consumptive use its value is given by,


Where,




All the above volumes are measured in acre-feet or hectare-meter.

2. Empirical Methods:

Empirical equations are given for the estimation of water requirement. These are,

(i) Lowry Johnson Method:

The equation for this method is,


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(ii) Penman Equation:

According to this method,




ET = Evapotranspiration or consumptive use in mm
Ea = Evaporation (mm/day)
H = Daily head budget at surface (mm/day)
H is a function of radiation, sunshine hours, wind speed, vapour pressure and other climatic
factors.
Δ = Slope of saturated vapour pressure curve of air at absolute temperature in °F

(iii) Hargreave‟s Method:

It is a very simple method. According to this method,


Where,




DEFINITONS

Gross Command Area (G.C.A):

The whole area enclosed between an imaginary boundary lines which can be included in an
irrigation project for supplying water to agricultural land by the network of canals is known
as Gross command Area (G.C.A).It includes both the culturable and unculturable areas.
Mathematically,


Unculturable Command Area (Un-C.C.A):

The area where the agriculture cannot be done and crops cannot be grown is known as
unculturable area. The marshy lands, lakes, ponds, forests, villages etc are considered as
unculturable.

Culturable Command Area (C.C.A):

The total area within an irrigation project where the cultivation can be done and crops can be
grown.




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Mathematically,


In formation of projects and schemes, C.C.A is roughly taken as                  of G.C.A
depending upon the configuration of land.
Intensity of Irrigation:

It is defined as the ratio of cultivated land for a particular crop to the total C.C.A.
It is expressed as a %age of C.C.A.
For example, if the total C.C.A is 1000 hectares where wheat is cultivated in 250 hectares
Then,



Area to Be Irrigated:

It is the product of C.C.A and the intensity of irrigation.

Mathematically,


Crop Ratio:

It is defined as the ratio of the areas of the two main crop seasons, e.g. Kharif and Rabi.
For example, if the area under Kharif crop is 2500 hectares and the area under Rabi crop is
5000 hectares then, crop ratio of kharif to Rabi is 1:2 (i.e.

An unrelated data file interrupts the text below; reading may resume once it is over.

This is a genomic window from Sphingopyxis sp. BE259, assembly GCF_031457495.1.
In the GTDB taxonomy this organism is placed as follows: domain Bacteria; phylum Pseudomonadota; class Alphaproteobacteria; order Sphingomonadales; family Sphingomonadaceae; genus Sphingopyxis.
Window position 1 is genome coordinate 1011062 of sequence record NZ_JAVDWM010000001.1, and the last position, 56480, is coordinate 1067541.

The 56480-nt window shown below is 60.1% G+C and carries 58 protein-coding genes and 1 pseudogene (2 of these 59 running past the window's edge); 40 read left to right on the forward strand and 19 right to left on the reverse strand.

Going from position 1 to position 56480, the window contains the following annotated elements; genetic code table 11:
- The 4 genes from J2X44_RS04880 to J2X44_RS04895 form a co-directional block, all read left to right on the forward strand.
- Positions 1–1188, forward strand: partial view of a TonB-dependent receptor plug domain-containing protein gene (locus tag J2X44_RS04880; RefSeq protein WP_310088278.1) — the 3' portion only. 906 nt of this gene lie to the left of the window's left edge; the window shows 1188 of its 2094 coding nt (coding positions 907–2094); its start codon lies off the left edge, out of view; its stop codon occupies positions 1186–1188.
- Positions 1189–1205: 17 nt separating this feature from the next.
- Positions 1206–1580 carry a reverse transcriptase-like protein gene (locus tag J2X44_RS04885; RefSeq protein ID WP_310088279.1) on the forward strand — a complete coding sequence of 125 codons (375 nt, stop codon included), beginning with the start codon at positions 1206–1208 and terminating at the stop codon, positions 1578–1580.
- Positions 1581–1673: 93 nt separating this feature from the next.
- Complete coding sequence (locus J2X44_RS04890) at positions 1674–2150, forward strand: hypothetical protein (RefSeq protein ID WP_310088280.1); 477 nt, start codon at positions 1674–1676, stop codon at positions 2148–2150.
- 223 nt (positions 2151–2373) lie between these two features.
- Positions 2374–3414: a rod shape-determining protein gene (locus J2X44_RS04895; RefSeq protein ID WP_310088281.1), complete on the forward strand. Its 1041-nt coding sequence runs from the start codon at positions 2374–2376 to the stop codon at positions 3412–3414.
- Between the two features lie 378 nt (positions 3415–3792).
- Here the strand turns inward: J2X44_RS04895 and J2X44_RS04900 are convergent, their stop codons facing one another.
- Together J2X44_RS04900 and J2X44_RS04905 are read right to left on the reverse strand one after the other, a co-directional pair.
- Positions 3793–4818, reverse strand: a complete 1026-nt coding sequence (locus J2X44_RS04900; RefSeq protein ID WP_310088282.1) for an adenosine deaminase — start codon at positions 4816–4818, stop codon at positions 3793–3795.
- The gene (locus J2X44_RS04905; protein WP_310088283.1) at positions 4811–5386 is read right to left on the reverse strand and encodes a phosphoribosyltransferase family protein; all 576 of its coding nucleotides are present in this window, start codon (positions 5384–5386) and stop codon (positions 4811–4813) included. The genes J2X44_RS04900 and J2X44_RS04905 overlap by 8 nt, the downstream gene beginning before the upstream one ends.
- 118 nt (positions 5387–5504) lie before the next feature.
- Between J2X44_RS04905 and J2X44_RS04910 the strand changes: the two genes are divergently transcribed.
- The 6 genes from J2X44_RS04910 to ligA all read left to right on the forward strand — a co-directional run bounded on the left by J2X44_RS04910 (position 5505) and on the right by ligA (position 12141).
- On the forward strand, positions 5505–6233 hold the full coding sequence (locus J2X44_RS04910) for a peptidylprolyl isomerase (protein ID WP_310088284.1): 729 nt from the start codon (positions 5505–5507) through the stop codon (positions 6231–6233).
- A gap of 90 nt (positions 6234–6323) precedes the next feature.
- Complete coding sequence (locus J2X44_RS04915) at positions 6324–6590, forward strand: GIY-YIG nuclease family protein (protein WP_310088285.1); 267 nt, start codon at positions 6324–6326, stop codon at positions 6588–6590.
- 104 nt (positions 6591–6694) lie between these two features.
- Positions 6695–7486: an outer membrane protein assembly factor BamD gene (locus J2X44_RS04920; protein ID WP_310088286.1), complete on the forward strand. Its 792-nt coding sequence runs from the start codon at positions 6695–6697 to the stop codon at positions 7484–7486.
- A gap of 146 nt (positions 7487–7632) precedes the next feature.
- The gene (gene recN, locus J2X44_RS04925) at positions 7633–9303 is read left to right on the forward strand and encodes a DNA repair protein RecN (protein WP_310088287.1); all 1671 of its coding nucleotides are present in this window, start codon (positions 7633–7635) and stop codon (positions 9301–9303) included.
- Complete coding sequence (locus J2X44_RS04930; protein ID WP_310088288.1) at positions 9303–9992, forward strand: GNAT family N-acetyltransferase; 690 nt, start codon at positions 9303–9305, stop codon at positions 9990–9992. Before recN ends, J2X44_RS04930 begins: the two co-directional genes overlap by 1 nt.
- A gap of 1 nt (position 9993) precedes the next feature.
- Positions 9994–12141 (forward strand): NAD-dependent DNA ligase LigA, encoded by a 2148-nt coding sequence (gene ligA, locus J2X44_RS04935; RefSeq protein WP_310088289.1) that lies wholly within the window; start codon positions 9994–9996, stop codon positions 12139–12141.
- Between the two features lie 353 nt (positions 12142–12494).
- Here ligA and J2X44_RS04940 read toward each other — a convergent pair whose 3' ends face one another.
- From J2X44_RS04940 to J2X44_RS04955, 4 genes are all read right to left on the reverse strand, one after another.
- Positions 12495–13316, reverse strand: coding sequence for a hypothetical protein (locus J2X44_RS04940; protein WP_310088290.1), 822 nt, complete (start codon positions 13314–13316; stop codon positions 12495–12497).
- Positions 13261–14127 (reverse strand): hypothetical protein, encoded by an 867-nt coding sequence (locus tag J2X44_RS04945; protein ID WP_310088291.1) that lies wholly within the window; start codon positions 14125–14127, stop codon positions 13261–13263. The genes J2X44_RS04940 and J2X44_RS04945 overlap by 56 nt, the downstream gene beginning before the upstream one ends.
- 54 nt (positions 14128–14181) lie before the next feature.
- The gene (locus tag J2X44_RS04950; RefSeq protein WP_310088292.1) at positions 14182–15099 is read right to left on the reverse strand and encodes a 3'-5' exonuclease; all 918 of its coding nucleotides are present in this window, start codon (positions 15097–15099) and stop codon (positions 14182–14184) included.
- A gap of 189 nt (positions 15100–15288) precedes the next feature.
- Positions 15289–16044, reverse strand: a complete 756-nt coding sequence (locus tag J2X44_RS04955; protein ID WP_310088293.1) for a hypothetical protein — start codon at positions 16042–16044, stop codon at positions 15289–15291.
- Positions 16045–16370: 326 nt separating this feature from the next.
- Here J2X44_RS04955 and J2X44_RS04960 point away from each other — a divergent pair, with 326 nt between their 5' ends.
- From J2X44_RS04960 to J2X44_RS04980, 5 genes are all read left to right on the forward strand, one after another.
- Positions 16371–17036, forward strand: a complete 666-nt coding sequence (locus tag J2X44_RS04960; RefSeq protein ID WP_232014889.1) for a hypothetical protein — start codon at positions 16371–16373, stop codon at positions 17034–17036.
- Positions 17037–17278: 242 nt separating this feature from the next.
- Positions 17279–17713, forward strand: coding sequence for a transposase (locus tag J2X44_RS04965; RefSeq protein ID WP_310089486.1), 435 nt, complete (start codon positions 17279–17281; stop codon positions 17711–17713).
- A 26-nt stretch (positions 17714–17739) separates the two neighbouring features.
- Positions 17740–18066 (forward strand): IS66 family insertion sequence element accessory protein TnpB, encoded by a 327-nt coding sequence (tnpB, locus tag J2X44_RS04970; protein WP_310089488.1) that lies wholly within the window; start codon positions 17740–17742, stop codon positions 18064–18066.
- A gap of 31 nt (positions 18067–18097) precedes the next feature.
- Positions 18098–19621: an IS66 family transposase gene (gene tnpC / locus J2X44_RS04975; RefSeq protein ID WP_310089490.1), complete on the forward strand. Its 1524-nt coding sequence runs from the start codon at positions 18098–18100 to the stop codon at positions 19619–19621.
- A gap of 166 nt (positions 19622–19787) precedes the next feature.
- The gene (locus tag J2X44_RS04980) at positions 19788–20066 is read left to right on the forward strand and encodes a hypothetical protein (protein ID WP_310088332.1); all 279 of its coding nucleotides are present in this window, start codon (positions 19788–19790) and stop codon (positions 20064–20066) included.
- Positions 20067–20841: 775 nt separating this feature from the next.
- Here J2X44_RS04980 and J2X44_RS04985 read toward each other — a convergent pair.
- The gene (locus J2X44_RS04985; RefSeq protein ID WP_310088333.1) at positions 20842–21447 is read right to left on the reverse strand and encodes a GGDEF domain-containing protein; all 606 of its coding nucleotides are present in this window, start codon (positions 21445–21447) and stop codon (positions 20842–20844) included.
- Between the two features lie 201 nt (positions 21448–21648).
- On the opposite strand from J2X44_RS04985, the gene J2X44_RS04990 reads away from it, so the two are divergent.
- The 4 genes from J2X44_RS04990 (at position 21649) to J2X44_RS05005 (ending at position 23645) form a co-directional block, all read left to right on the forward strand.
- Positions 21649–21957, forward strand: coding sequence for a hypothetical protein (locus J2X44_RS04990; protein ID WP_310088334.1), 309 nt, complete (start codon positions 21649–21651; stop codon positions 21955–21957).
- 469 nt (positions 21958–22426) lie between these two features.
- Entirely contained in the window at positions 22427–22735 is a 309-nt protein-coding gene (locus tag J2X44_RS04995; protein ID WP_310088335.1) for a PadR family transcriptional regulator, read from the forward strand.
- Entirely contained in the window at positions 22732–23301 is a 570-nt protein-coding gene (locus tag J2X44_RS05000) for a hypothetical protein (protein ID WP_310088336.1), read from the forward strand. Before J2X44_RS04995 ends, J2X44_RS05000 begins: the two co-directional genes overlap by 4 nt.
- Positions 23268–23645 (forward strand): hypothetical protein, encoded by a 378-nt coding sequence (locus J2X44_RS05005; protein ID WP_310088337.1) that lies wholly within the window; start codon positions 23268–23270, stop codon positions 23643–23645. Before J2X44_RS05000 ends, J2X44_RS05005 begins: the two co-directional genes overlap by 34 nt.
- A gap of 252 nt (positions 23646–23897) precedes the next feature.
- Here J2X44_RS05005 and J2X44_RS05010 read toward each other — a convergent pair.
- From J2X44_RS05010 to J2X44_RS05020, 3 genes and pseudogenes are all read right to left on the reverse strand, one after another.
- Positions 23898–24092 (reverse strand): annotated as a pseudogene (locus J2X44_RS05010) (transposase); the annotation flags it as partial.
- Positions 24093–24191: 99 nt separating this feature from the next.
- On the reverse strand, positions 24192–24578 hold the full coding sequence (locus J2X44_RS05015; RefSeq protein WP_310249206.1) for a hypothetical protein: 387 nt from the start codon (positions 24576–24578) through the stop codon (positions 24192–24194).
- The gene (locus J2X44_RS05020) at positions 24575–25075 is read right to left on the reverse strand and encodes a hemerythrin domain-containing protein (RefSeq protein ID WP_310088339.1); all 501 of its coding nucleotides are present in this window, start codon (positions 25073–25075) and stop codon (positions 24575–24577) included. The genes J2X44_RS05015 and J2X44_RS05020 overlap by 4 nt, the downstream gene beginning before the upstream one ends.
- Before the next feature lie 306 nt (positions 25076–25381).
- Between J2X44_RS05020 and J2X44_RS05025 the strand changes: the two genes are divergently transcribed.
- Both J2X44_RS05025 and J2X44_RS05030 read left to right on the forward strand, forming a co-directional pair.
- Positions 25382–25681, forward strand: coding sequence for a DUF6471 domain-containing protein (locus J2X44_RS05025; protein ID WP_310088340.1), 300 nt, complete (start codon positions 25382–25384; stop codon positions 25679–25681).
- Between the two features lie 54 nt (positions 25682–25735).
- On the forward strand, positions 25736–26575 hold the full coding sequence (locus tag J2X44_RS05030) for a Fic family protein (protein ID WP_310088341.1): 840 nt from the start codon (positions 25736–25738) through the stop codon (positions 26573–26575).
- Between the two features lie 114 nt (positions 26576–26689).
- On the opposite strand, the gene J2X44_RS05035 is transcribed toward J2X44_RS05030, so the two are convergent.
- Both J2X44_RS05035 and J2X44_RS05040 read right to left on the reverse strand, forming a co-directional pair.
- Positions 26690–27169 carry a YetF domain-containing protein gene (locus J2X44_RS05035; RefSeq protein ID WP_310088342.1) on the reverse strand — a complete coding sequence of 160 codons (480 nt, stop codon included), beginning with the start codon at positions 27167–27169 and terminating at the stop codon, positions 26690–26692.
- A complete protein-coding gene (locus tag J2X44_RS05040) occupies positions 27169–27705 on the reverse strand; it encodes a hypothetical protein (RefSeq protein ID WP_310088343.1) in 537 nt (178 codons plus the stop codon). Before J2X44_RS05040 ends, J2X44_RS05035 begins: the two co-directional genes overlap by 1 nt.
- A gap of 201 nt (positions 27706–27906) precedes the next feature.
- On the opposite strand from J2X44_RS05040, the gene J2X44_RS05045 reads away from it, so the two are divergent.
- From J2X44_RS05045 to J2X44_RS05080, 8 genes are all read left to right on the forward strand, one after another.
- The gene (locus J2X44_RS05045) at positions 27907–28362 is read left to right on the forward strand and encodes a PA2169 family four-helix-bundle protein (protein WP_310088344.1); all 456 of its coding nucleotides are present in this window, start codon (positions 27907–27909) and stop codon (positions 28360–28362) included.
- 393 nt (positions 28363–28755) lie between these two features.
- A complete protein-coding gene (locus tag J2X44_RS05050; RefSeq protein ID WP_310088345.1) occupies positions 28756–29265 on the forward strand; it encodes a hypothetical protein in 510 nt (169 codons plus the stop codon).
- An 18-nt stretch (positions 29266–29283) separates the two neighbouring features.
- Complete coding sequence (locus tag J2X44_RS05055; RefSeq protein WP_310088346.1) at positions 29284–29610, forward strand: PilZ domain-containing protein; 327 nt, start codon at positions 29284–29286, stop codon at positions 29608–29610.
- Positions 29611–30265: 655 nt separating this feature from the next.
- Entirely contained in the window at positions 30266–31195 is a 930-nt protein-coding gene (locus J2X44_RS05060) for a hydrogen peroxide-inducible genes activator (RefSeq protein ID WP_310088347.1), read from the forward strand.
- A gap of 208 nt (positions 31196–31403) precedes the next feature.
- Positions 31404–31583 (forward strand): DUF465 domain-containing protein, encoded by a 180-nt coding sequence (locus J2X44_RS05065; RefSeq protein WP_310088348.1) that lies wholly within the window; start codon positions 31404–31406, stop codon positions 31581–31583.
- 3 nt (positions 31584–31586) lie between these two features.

Crop Season:

The period during which some particular types of crops can be grown every year on the same
land is known as crop season.
    i. Kharif Season: This season ranges from June to October. The crops are sown in the
           very beginning of monsoon and harvested at the end of autumn.
           The major Kharif crops are---- Rice, Millet, Maize, Jute, and Groundnut.
    ii. Rabi Season: This season ranges from October to March. The crops are sown in the
           very beginning of winter and harvested at the end of spring.
           The major Rabi crops are-----Wheat, Gram, Mustard, Rapeseed, Linseed, Pulses,
           Onion etc.

Consumptive Use of “Rabi Crops”

                    CROP                                      CONSUMPTIVE USE “Δ”
                    Wheat                                           37 cm
                    Gram                                            30 cm
                    Barley                                          30 cm
                   Potatoes                                        60-90 cm
                  Sugarcane                                         90 cm




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Consumptive Use of “Kharif Crops”

                    CROP                                     CONSUMPTIVE USE
                    Cotton                                       25-40 cm
                     Rice                                       125-150 cm
                    Maize                                         45 cm
Crop Rotation:

The process of changing the type of crop for the cultivation on the same land is known as
crop rotation.
It is found that if same crop is cultivated on the same land every year, the fertility of the land
gets reduced and the yield of crop also gradually reduces. This is due to the reason that
necessary salts required for the growth of a particular crop get exhausted.